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Offbeat Oregon History: Album cover art

Lightship had to go cross-country to reach ocean again

Torn loose from its anchors in a storm, the Columbia River Lightship stranded high and dry on the beach near Seaside. Salvage companies labored mightily to refloat it, to no avail — until a house-moving contractor had an innovative idea.

A postcard image of the mouth of the Columbia, an aerial view looking north past Seaside
The pastoral and tranquil beauty of this postcard image belies the
fearsome reputation of the mouth of the Columbia River; this area
receives the wildest weather in the state. The spot where the lightship
ran aground is about three-quarters of the way up the beach toward
the mouth of the river. For a larger image, click here.

You’ve probably heard about the Columbia River bar. The river puts an enormous volume of fresh water out to sea, and when the tide is coming in, the seawater coming in fights with the river water going out in some spectacular ways — especially when there’s a storm.

And there’s often a storm. Some of the ugliest weather in the state happens right offshore there at Tillamook Head, where there are plenty of big ship-eating rocks.

Watery graveyard

After 1881, a lighthouse was stationed on the largest of these — “Terrible Tilly.” Its beacon lit up the sea with the burning of 170 gallons of kerosene every month — all of it lugged up the steps to the light in cans by the lighthouse staff.

Still, the ships kept sinking, so in 1892 the Coast Guard actually parked a “lightship,” a 123-foot floating lighthouse — an unusually stoutly built ship with no engine, equipped with three enormous anchors — in the entrance to the river. This was Lightship Columbia No. 50.

A bad assignment for the seasick

This helped a lot, although Coast Guard people dreaded being assigned to it. Certainly it was a bad deployment for anyone troubled by seasickness. A  123-foot ship sounds big and probably looks pretty vast in harbor, but anchored five miles west of the mouth of one of the world’s biggest rivers, on the edge of the world’s biggest ocean, it probably felt like a Chris-Craft.

Shipwrecked, kind of

One day in 1899, an unusually powerful storm snapped all three anchor cables and No. 50 was on its way. The crew scrambled to set sails — under the worst imaginable conditions — and managed to keep the ship offshore while a tow was arranged.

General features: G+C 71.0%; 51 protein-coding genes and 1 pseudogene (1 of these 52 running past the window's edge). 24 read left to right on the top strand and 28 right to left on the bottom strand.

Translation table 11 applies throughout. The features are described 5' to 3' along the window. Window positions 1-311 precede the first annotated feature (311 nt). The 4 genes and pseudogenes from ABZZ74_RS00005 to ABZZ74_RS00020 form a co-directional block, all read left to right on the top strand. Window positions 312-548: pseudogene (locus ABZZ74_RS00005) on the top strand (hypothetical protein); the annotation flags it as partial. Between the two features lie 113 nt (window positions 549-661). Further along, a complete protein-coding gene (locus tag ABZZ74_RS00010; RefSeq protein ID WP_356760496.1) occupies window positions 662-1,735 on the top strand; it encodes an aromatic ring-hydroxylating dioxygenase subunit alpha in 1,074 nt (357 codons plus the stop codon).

But the sea was too rough to do it. After several attempts, with the crew exhausted, No. 50 was intentionally beached near McKenzie Head, just south of the mouth of the river. Every member of the crew was rescued.

But what about the ship?

Most ships washed up on the Oregon Coast at this time were pounded to pieces by the surf. But the No. 50 had been built specifically to be pounded, and was showing no signs of breaking up.

How to get it off the beach?

When the weather improved, the Coast Guard started trying to tow it back out to sea. But the ocean had deposited beach sand around it, and it was going nowhere.

Fourteen months later, the Coast Guard gave up, declared it a salvage job and put it out for bids.

Enter the housemover

The winning bidder turned out to be a house-moving outfit out of Portland — Allan and Roberts Co. This intrepid contractor had an elegant and counter-intuitive plan. Instead of a frontal attack on the pounding surf, trying to shove the ship out to sea again, crews set it into a cradle on a specially built railway and — using a block and tackle — hauled it due east, away from the sea. Straight up the shore and into a forest, through which a path had been cleared.

The ship was making for the Columbia River. A formation in its banks named Baker’s Bay was just 700 yards from the beach where it was stranded. There, the ship could be peacefully pushed out into the water — without fighting the pounding surf. Then, all repairs made, it could wait tranquilly there, protected from the fury of the open sea, until the time was right to tow it back out into place once again.

Launched in the river

Which is exactly what happened. It cost $17,500 to do, and another $12,135 for repairs. The lightship was back on duty by the end of the 1901 summer season.

No. 50 served just eight more years before being replaced by a newer ship, and was sold at auction for $1,667.99 in 1915.

(Sources: Claftin, Jim. Column in Lighthouse Digest, Dec. 2004, www.lighthousedepot.com; Sullivan, William L. Hiking Oregon’s History. Eugene: Navillus, 2006)

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